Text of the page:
Honestly. I have a friend who look's just like him.

The game also recieved a sequel, Half-Life 2, alongside two more episodes. Half-Life also helped to the inspiration of Portal, which was released alongside Half-Life 2, it’s episodes and Team Fortress in “The Orange Box”. Now for the judgement. At this moment in time, a reboot would be totally out of the question, because the game is great as it is. A HD remake maybe? Well… ish. As for sequels, well Half-Life received expansion packs and Half-Life 2, alongside Episode One, and Episode Two…………. (do I even need to say what needs to go into these brackets?) (I’m going to say it anyway: VALVE! ANNOUNCE HALF LIFE 3 OR EPISODE 3 FOR CRYING OUT LOUD!) I suppose a Half-Life movie could be good, just as long as it’s not in the hands of Boll KG (look them up and see their films list). Half-Life is one franchise that should never be forgotten, and if you haven’t even heard of the game, then you are just not a true gamer. If you haven’t, then you need to buy it! If you don’t have the money, watch gameplay videos of it, or even watch the comedy shows “Freeman’s Mind“, “Barney’s Mind“, “Shepard’s Mind“, and Portals “Chell’s Mind“. YOU MUST! Half-Life was released in 1998 for Microsoft Windows (Steam) and 2001 for the Playstation 2.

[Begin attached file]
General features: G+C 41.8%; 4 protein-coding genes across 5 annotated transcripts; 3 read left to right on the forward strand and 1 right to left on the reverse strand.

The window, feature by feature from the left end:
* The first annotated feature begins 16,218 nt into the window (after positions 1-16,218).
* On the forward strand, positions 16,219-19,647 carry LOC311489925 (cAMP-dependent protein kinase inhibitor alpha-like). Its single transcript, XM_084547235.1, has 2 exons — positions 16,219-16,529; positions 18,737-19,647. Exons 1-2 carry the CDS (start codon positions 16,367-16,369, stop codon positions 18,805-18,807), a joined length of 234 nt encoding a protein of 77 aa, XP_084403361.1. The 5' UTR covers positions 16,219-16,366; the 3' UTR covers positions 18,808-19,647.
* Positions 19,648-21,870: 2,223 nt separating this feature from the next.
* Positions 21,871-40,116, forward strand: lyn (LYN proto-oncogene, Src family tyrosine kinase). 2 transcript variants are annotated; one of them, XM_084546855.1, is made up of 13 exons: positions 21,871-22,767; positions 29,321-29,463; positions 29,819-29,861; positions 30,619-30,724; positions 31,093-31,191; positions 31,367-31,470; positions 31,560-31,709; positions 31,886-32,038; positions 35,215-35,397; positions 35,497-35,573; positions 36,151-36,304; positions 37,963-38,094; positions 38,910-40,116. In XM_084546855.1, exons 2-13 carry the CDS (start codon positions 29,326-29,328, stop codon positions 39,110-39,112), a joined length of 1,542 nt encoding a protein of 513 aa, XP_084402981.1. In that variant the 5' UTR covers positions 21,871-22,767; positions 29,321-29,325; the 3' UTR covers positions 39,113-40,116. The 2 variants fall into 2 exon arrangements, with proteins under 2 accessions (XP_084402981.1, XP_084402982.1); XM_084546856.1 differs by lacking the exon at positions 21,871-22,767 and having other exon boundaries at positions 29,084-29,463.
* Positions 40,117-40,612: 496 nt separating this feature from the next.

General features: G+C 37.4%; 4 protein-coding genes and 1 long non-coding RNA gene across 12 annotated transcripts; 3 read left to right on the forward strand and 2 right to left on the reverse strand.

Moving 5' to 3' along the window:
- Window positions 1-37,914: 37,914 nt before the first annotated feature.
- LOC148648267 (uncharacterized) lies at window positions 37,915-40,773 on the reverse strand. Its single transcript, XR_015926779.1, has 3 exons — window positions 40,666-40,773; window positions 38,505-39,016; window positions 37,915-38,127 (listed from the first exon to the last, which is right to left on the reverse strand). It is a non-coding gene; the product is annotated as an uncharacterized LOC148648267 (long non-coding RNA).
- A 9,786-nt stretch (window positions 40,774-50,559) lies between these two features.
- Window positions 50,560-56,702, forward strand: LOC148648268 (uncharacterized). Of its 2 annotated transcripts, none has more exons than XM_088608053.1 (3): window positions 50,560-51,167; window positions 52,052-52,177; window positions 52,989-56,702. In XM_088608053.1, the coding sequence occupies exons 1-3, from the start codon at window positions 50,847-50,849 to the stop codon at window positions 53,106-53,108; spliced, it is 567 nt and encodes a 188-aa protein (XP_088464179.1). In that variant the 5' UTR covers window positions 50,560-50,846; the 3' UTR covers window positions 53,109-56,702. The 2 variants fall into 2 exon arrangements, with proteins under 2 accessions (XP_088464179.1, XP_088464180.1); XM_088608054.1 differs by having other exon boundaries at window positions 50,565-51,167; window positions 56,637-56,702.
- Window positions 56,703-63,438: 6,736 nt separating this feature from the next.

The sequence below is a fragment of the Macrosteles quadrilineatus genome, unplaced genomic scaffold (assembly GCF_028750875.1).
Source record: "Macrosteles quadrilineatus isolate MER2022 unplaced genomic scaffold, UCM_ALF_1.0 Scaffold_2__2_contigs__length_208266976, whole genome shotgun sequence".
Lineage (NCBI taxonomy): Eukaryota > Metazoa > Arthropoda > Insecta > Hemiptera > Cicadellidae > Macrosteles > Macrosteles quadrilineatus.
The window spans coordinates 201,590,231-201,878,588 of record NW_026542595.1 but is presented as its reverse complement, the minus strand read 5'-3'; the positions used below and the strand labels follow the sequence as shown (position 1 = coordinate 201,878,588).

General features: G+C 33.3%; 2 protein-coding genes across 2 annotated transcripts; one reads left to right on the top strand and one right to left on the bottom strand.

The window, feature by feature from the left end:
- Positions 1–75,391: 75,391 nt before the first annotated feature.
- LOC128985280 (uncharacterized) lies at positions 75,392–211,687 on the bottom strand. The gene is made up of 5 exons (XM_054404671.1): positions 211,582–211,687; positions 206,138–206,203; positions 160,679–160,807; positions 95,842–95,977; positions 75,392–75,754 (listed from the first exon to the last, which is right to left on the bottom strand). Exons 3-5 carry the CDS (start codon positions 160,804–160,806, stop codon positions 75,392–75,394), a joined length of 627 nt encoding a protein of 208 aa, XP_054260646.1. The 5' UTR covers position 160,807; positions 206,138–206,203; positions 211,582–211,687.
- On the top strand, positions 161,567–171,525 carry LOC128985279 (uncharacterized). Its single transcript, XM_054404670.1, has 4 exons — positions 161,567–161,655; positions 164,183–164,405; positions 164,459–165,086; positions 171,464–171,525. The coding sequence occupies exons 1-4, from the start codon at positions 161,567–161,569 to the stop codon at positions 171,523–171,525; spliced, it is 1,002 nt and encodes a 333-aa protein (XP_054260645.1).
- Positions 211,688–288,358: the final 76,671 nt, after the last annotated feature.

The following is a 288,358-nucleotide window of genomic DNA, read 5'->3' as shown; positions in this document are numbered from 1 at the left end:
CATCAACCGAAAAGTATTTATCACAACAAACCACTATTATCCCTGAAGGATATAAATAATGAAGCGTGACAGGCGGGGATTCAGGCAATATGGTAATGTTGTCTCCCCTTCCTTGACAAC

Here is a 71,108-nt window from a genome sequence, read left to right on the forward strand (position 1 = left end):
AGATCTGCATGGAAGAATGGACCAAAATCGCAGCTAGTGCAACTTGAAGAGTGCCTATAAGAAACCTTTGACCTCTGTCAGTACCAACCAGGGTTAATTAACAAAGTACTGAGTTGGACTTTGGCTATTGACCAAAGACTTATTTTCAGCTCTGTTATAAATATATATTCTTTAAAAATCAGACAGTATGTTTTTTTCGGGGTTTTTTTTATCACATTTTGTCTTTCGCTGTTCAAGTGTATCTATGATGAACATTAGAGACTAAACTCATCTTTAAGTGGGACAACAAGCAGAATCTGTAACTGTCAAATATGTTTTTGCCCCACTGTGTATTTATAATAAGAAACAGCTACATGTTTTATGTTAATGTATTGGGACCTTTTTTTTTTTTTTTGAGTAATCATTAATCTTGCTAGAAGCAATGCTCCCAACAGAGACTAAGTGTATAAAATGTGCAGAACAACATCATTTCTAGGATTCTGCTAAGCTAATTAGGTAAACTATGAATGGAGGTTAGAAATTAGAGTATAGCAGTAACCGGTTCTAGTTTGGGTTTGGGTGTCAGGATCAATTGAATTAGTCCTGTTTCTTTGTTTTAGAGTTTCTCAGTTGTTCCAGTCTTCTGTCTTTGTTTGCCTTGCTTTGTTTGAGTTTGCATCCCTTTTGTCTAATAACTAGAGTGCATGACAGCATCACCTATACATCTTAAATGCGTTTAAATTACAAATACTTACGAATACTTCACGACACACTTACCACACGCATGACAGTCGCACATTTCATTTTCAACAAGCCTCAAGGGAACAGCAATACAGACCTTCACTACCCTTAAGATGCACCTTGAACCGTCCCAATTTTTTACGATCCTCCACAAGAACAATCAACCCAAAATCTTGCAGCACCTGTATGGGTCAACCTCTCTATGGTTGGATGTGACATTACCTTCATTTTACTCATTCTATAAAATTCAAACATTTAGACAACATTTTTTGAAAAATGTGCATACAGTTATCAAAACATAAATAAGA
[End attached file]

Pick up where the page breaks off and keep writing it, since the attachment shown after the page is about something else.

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About the Author

Some say I should be a video game journalist, others say a video game designer. Shame you can't be both.

  • Manidoust101

    So are you not a true gamer by not playing the first?
    It’s 5 dollars on steam, I think you should afford that, next time your hungry, don’t order pizza, make pasta or something.

    Good article, but the true horror that came with half life was being alone, you were only with other people a few times, but you were always alone, always In a huge area.

    Good article

  • Half Life, one of the best, if not THE Best video game ever created. It was the first to have a truly great story (although ripped off from Steven King) that worked within the interactive nature of the game. And some of the scripted action sequences were truly amazing. The AI was years ahead of anybody else at the time. I remember playing and throwing grenades at the soldiers and having them jump for cover. It was awesome.

  • Well there are multiple ways to get HD Half-Life:

    1) High-Definition Pack for Half-Life

    2) Half-Life: Source which uses DX9 in locations throughout the game

    3) The Source engine powered “Black Mesa: Source” will be coming out at some point which is basically a full HD remake.